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Tesla recalls 135,000 cars in US over touchscreen software faults

3 months ago

Tesla is to recall around 135,000 cars in the US to fix major software faults.

Touchscreens on certain models have been failing which can disable rear-view and reversing cameras and indicators, and the windscreen demisters to malfunction.

The electric car maker said that it will recall certain 2012-2018 Model S and 2016-2018 Model X vehicles to fix the problem.


Tesla was first notified of the issue by the National Highway Traffic Safety Administration (NHTSA) on January 13, according to reports.

However, the company initially refused a request to recall the cars from the US safety regulator.

Last month the NHTSA started the process of taking Tesla to court to force the recall. But Tesla agreed last week to the fix the vehicles after getting a letter from the agency.

The recall was detailed in documents posted on the agency’s website.


The NHTSA said the fault comes from a centre display memory device which degrades over time to the point where it can no longer ‘maintain the integrity of the file system, causing a failure in some of the centre display functions’.

Signs of failing systems include longer-than-usual power-up times, and the screen freezing or remaining black.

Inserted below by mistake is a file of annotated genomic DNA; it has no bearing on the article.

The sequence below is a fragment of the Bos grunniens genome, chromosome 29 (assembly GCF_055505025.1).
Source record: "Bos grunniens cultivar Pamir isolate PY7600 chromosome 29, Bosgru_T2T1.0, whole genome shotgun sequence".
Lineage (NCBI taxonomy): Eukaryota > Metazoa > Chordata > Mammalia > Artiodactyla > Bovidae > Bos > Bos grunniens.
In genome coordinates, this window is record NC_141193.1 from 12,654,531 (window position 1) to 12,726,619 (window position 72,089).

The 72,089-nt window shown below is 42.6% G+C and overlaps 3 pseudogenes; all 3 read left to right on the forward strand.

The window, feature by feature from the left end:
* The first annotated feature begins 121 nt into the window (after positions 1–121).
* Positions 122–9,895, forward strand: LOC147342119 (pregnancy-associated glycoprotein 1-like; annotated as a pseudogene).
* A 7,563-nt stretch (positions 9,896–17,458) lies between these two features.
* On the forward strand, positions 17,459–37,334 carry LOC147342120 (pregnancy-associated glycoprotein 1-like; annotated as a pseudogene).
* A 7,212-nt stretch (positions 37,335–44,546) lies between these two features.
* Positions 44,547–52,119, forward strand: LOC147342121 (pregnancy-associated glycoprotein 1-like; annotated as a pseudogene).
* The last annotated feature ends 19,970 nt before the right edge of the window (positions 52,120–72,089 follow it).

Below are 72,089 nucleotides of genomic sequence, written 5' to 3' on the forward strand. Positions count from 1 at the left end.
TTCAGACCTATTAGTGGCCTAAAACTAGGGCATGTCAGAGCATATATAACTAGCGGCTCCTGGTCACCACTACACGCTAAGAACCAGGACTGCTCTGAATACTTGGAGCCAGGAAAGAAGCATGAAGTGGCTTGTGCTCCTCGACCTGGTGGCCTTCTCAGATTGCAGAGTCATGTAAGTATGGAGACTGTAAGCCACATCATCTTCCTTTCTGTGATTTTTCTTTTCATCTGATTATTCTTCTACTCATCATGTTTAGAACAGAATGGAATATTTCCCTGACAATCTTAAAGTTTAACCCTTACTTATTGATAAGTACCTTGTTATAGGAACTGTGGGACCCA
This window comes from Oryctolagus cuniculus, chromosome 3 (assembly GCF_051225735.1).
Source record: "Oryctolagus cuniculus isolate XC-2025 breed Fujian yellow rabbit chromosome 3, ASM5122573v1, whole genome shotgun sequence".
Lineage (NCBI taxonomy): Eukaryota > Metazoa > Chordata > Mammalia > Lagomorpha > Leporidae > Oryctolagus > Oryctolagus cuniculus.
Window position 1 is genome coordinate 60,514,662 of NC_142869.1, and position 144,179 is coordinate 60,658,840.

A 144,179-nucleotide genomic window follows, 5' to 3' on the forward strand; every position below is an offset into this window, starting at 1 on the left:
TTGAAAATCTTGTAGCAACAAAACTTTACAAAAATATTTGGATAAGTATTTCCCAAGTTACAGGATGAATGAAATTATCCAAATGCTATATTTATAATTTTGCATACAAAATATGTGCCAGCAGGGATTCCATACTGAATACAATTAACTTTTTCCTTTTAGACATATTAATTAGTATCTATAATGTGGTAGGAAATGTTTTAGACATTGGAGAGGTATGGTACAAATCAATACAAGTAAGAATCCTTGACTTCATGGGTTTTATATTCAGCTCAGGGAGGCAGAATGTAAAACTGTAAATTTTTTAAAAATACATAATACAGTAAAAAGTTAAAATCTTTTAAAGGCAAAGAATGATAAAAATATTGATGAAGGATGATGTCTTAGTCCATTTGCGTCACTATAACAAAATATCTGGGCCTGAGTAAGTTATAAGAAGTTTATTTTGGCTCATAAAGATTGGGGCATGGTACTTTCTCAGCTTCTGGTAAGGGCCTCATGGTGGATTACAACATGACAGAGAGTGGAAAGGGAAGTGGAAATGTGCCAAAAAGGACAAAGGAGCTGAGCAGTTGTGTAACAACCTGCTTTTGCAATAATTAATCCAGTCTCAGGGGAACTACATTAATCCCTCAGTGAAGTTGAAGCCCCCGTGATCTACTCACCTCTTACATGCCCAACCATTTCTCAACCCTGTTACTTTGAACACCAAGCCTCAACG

Teslas running software older than version 2020.48.12 are vulnerable to further problems such as demisting faults and the loss of the indicators and rear camera.

According the the Washington Post, Tesla vice president of legal Al Prescott disputes the NHTSA conclusions and believes the touchscreen, given its average daily use, would be expected to last between five and six years.

Tesla says in documents it does not agree the failures are a safety defect but will replace the screens’ computer processors starting on March 30.

It’s unclear if cars from other markets including the UK are affected.

The announcement of the recall comes just days after the carmaker revealed the updated Model S and X which feature new touchscreens, tweaked styling and a new type of steering wheel for the Model S.



James Batchelor

James – or Batch as he’s known – started at Car Dealer in 2010, first as the work experience boy, eventually becoming editor in 2013. He worked for Auto Express as editor-at-large and was the face of Carbuyer’s YouTube reviews. In 2020, he went freelance and now writes for a number of national titles and contributes regularly to Car Dealer.

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